Ever have this happen to you?
You're walking through the grocery store, just trying to find the toilet paper aisle (and maybe grab a bag of Doritos on your way out), when someone rams their shopping cart right into your side. The impact isn't painful at all, but just noticeable enough to warrant some type of response to address the situation. Naturally, you shoot a quick "sorry!" and the two of you promptly part ways.
Seem familiar? Yeah? Seem wrong or inappropriate in any way? Yep.
Everyday people (myself included) find themselves apologizing for things done to them, things they're not responsible for. "Oh, you elbowed me in the stomach? Sorry about that."
Despite a response like this being pretty common in today's society, it's completely unjustified and, frankly, unhealthy.
Logically, apologizing for someone else's mistake doesn't make much sense. It isn't your fault someone bumped into you, and it's really their job to rectify the incident. Yet, "sorry" has become an automatic response.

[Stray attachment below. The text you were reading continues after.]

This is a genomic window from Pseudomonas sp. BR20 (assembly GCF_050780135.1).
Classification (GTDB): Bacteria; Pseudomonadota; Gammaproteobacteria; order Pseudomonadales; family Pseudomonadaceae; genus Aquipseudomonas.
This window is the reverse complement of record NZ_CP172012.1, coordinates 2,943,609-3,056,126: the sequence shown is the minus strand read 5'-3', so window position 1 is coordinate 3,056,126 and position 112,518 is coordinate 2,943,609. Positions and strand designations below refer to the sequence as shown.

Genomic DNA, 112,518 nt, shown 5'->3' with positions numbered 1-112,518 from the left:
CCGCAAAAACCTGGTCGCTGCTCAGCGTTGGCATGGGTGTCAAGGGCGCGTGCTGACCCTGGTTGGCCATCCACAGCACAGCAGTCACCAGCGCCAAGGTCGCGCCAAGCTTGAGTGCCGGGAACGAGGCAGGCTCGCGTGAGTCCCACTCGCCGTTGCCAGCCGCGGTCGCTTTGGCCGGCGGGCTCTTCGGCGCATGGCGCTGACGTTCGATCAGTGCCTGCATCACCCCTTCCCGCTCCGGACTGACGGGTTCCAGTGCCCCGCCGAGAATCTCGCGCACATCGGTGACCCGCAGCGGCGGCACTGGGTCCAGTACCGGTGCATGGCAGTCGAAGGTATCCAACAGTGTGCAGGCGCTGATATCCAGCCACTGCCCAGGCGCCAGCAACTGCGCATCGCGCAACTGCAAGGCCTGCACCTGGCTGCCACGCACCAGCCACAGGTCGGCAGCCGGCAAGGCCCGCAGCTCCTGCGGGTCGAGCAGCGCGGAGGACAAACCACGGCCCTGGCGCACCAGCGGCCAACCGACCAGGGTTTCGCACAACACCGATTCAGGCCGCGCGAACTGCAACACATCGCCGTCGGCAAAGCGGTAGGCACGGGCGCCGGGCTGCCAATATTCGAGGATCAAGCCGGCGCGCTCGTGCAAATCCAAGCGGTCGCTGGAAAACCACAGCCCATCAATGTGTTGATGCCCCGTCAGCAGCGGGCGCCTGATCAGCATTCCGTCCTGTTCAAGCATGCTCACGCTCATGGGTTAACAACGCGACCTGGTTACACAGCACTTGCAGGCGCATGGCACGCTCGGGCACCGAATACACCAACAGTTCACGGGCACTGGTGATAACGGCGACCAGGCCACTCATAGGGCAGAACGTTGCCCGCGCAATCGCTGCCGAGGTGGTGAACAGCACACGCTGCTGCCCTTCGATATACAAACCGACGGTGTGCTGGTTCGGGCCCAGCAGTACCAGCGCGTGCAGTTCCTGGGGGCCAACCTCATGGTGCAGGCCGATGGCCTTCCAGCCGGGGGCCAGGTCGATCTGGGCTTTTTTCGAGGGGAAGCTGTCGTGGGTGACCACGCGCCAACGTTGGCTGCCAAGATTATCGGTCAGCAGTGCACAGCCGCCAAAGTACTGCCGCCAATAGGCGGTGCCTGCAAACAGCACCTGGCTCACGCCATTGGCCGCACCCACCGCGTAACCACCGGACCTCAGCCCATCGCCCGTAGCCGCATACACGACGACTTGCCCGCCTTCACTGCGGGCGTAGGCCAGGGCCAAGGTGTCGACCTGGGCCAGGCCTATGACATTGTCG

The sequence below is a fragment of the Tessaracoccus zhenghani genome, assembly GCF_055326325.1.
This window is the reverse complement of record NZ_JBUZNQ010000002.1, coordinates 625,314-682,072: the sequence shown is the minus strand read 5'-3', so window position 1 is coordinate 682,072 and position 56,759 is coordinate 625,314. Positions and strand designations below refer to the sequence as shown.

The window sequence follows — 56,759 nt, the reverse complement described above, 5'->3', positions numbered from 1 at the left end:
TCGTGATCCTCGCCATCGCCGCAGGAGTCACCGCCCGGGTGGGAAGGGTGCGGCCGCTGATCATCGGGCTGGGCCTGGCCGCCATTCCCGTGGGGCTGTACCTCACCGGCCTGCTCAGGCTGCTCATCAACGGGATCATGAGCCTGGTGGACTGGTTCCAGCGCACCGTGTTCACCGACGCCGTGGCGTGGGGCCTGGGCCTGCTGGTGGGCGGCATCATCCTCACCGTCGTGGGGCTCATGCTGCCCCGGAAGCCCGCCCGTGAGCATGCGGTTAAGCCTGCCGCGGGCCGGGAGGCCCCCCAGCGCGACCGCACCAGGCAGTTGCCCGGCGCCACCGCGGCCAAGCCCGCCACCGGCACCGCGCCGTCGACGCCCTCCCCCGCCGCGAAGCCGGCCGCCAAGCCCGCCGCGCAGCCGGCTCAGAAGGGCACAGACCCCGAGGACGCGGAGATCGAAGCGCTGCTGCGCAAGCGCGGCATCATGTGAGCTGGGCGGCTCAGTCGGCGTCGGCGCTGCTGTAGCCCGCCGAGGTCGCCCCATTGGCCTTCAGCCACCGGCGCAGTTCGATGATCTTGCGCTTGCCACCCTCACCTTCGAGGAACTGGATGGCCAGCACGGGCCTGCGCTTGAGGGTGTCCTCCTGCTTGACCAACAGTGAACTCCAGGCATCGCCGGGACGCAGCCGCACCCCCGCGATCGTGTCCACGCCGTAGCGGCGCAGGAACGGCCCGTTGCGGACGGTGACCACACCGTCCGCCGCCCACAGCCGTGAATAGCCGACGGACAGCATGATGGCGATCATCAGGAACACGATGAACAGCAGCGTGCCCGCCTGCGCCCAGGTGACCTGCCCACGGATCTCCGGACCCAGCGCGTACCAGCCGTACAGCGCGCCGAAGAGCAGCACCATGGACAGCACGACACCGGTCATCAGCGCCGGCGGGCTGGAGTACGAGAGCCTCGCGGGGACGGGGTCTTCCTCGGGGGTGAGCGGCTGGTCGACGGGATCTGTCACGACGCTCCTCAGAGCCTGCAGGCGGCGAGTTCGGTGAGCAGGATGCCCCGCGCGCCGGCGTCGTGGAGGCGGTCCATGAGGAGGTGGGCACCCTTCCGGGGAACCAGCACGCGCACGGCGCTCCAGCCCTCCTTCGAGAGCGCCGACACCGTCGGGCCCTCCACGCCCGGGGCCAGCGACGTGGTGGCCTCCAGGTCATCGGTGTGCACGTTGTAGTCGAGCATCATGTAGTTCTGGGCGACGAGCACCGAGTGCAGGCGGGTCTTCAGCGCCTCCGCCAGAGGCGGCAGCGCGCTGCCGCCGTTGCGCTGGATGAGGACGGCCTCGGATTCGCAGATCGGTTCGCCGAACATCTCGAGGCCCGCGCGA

It's not that we're genuinely apologetic about what happened, as I'm sure most of the time we're either a little ticked off by the situation, or we don't really give a crap that it happened to begin with. Instead, we use "sorry" to make situations less tense or awkward.
No matter how much of a reflex it is, we use "sorry" to make others feel comfortable, despite how much it disregards our own comfort and self-respect.
It's one thing to apologize for someone bumping into you at the supermarket as if you're the burden. But sometimes "sorry" is an indication of something much more serious than that. I'm talking about apologizing for simply being yourself.
Sometimes we use "sorry" as if our existence is an inconvenience to those around us. When you find a joke or a YouTube video really funny and start laughing like a monster fresh out of the cave (as we all do), you don't need to say sorry. You don't need to apologize for the bands that make you excited nor the things that make you upset:
"Sorry, but that really hurt my feelings."
Use "sorry" when you actually mean it, and not as a response to an uncomfortable situation. And if you're apologizing for being alive, showing your face and speaking whenever you want, think twice.
Don't sacrifice respect for yourself in order to make someone else happy. You have a right to be here. Be here as loudly and as honestly as you want.